Companies have jumped on data center co-location as a way to rapidly scale out (or scale down) data centers. The data center "rental" premise of co-location makes CFOs happy because it helps them avoid making new capital investments to expand their own data centers, and it also saves time. The most common model for co-location is the simple rental of floor space in a third party data center where you can place your own servers and storage. From here, you have the option of providing your own staff for onsite maintenance of your equipment, or of contracting with the co-lo vendor for these management services.
Co-location for these situations is working because virtualization and cloud-based technologies have made it less necessary to house every IT asset in a specific physical building. Nevertheless, as the co-lo market matures, so will the expectations of the companies that are using it.
What more will companies want from their co-lo vendors? They will be asking for value-added services that can augment basic co-lo.
Here are two different value-added use cases that are rapidly emerging:
SaaS, IaaS and PaaS
Organizations are beginning to revisit SaaS (software as a service), IaaS (infrastructure as a service), and PaaS (platform as a service). In a SaaS model, you are not only outsourcing equipment and applications -- but you are also contracting for an industry- (or application-) specific knowledge base that can fill in gaps where your IT or business knowledge is weak. These "gap" areas are most often found in:
- External business processes that internal IT systems were never designed for (a good example is trading partner transactions for a corporate supply chain);
- Non-mission-critical (but necessary) functions like employee benefits, payroll, and accounts payable;
- New technologies that require resources and expertise that IT lacks, such as high performance computing (HPC), big data, and business analytics.
IaaS and PaaS services are frequently sought out for "take down and put up" IT environments for application development and testing, or for "spike" processing windows that some organizations encounter at peak business times (i.e., the holiday season, if you are a retailer). The value here for IT is that it only pays for what it actually uses-an ideal situation when application development and testing resource usage (and also peak processing windows) are temporary.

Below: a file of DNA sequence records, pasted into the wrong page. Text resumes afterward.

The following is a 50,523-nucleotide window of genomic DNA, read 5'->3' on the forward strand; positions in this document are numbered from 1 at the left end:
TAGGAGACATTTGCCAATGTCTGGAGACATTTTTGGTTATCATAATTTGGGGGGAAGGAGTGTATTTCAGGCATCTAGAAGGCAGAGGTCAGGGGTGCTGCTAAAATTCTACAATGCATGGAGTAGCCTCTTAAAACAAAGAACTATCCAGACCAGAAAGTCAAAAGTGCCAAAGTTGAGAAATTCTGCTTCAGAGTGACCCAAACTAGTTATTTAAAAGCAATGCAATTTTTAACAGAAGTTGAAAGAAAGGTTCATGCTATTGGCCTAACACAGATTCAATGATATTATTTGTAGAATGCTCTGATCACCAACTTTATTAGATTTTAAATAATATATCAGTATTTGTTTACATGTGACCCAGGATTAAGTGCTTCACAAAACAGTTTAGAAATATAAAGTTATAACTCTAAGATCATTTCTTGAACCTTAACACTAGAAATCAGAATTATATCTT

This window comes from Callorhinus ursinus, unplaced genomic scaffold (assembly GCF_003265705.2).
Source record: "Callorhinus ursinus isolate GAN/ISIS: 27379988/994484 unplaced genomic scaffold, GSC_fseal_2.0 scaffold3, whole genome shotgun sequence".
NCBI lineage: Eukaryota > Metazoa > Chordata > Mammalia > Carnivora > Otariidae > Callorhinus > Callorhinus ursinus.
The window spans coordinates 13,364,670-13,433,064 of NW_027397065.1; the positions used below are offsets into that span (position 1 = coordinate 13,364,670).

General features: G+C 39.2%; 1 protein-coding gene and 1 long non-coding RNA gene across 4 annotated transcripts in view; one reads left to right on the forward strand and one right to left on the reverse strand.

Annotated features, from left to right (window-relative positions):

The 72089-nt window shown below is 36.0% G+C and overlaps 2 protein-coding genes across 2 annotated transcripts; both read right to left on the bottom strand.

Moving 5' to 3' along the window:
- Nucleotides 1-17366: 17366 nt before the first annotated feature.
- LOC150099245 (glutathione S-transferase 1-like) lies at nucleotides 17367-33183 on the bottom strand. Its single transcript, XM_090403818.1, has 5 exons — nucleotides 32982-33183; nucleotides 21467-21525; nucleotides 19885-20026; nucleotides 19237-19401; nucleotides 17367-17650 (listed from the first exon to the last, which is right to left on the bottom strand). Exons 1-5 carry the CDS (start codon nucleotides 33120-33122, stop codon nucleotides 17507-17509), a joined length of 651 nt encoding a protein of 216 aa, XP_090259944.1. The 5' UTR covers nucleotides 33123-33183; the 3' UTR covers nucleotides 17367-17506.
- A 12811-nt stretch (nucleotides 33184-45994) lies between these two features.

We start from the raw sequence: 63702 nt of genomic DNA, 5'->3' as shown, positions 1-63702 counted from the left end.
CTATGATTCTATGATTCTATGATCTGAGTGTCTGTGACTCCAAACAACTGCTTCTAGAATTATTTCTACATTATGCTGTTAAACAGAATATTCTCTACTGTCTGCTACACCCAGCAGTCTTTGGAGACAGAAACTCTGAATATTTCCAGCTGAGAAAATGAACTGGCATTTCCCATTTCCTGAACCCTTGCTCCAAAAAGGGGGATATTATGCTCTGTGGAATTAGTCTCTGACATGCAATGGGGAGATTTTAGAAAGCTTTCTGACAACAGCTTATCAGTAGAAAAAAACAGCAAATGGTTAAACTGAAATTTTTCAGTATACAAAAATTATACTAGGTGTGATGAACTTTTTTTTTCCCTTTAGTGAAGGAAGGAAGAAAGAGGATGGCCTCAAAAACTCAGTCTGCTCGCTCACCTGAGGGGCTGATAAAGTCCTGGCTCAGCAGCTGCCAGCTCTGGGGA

Sensing these opportunities, many SaaS, IaaS and PaaS vendors are now more narrowly defining their offerings into sets of value-added services that companies can relate to.
But there is also another value-added model of co-location that enterprises are taking a hard look at. This model utilizes an enterprise's own data center by leveraging the services and the capacity that the data center can provide to medium and small businesses (SMBs) in the same industry niche.
This collaborative computing model has been used in banking, where one large bank leverages its banking systems and its data center resources by also extending these services to smaller subsidiaries or even competitors. The smaller banks pay for these services, and these revenues offset the large bank's data center costs. In turn, the smaller banks gain access to resources and applications that they could never afford on their own. Additional advantage is gained because everyone participating in these industry collaborations has the same set of regulatory and security requirements to achieve, so there is confidence that these regulations will be met.
Regardless of which value-added co-lo arrangements companies consider, the new technologies and business models emerging in SaaS/IaaS/PaaS and in collaborative industry computing will push traditional co-lo vendors to also add more value-added services. This could revolutionize (and enrich the strength) of the co-lo market for its enterprise and SMB clients -- and this bodes well for IT.
Mary E. Shacklett is president of Transworld Data, a technology research and market development firm. Prior to founding the company, Mary was Senior Vice President of Marketing and Technology at TCCU, Inc., a financial services firm; Vice President of Product Research and Software Development for Summit Information Systems, a computer software company; and Vice President of Strategic Planning and Technology at FSI International, a multinational manufacturing company in the semiconductor industry. Mary is a keynote speaker and has more than 1,000 articles, research studies, and technology publications in print.